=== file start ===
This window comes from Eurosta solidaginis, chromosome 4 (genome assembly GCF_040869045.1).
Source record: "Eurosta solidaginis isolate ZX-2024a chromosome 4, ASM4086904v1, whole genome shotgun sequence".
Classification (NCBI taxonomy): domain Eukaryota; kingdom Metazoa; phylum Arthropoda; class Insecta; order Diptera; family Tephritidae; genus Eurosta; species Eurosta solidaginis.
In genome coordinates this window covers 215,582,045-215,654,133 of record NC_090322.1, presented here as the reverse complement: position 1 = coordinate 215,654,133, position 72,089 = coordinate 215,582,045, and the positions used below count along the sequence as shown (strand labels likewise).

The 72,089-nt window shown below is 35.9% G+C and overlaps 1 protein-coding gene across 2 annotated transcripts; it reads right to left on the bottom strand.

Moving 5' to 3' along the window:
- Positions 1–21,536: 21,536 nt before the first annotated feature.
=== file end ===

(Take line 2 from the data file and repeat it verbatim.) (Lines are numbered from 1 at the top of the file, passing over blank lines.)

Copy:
Source record: "Eurosta solidaginis isolate ZX-2024a chromosome 4, ASM4086904v1, whole genome shotgun sequence".